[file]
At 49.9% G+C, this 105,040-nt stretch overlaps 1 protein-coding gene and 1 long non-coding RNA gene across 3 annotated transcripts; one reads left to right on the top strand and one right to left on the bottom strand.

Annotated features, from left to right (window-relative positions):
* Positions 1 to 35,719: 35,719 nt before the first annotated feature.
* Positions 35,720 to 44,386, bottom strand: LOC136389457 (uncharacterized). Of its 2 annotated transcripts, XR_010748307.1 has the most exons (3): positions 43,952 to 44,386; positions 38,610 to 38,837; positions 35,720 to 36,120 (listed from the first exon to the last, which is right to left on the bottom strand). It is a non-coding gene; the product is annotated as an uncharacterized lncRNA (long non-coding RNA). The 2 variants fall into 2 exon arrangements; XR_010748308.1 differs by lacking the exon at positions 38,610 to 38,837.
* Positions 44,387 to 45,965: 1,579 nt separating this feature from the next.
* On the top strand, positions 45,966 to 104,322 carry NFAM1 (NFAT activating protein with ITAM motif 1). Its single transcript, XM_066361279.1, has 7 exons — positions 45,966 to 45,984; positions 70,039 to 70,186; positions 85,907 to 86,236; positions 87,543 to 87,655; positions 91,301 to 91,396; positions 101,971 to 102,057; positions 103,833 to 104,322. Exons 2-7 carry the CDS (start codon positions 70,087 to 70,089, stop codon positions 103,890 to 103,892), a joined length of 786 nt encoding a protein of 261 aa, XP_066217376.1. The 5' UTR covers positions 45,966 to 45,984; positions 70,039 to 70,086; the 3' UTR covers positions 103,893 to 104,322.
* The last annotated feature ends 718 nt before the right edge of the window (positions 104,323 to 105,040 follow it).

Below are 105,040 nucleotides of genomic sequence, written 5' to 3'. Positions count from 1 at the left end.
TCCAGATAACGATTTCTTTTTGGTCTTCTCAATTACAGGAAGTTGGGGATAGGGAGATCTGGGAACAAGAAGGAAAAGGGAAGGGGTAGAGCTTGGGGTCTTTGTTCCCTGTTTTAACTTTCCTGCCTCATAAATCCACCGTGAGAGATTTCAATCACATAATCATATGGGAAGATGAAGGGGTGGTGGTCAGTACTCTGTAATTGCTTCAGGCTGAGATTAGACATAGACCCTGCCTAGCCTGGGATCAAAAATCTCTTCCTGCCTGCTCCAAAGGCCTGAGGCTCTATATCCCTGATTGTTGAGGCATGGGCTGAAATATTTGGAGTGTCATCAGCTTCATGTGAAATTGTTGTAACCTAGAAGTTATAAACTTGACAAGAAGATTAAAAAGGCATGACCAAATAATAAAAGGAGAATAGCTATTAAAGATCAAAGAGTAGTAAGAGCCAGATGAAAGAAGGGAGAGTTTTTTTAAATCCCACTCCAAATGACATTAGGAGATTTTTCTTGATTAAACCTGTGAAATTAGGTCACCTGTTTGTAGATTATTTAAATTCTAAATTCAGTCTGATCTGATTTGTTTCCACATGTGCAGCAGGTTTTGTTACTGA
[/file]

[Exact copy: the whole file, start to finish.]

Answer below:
At 49.9% G+C, this 105,040-nt stretch overlaps 1 protein-coding gene and 1 long non-coding RNA gene across 3 annotated transcripts; one reads left to right on the top strand and one right to left on the bottom strand.

Annotated features, from left to right (window-relative positions):
* Positions 1 to 35,719: 35,719 nt before the first annotated feature.
* Positions 35,720 to 44,386, bottom strand: LOC136389457 (uncharacterized). Of its 2 annotated transcripts, XR_010748307.1 has the most exons (3): positions 43,952 to 44,386; positions 38,610 to 38,837; positions 35,720 to 36,120 (listed from the first exon to the last, which is right to left on the bottom strand). It is a non-coding gene; the product is annotated as an uncharacterized lncRNA (long non-coding RNA). The 2 variants fall into 2 exon arrangements; XR_010748308.1 differs by lacking the exon at positions 38,610 to 38,837.
* Positions 44,387 to 45,965: 1,579 nt separating this feature from the next.
* On the top strand, positions 45,966 to 104,322 carry NFAM1 (NFAT activating protein with ITAM motif 1). Its single transcript, XM_066361279.1, has 7 exons — positions 45,966 to 45,984; positions 70,039 to 70,186; positions 85,907 to 86,236; positions 87,543 to 87,655; positions 91,301 to 91,396; positions 101,971 to 102,057; positions 103,833 to 104,322. Exons 2-7 carry the CDS (start codon positions 70,087 to 70,089, stop codon positions 103,890 to 103,892), a joined length of 786 nt encoding a protein of 261 aa, XP_066217376.1. The 5' UTR covers positions 45,966 to 45,984; positions 70,039 to 70,086; the 3' UTR covers positions 103,893 to 104,322.
* The last annotated feature ends 718 nt before the right edge of the window (positions 104,323 to 105,040 follow it).

Below are 105,040 nucleotides of genomic sequence, written 5' to 3'. Positions count from 1 at the left end.
TCCAGATAACGATTTCTTTTTGGTCTTCTCAATTACAGGAAGTTGGGGATAGGGAGATCTGGGAACAAGAAGGAAAAGGGAAGGGGTAGAGCTTGGGGTCTTTGTTCCCTGTTTTAACTTTCCTGCCTCATAAATCCACCGTGAGAGATTTCAATCACATAATCATATGGGAAGATGAAGGGGTGGTGGTCAGTACTCTGTAATTGCTTCAGGCTGAGATTAGACATAGACCCTGCCTAGCCTGGGATCAAAAATCTCTTCCTGCCTGCTCCAAAGGCCTGAGGCTCTATATCCCTGATTGTTGAGGCATGGGCTGAAATATTTGGAGTGTCATCAGCTTCATGTGAAATTGTTGTAACCTAGAAGTTATAAACTTGACAAGAAGATTAAAAAGGCATGACCAAATAATAAAAGGAGAATAGCTATTAAAGATCAAAGAGTAGTAAGAGCCAGATGAAAGAAGGGAGAGTTTTTTTAAATCCCACTCCAAATGACATTAGGAGATTTTTCTTGATTAAACCTGTGAAATTAGGTCACCTGTTTGTAGATTATTTAAATTCTAAATTCAGTCTGATCTGATTTGTTTCCACATGTGCAGCAGGTTTTGTTACTGA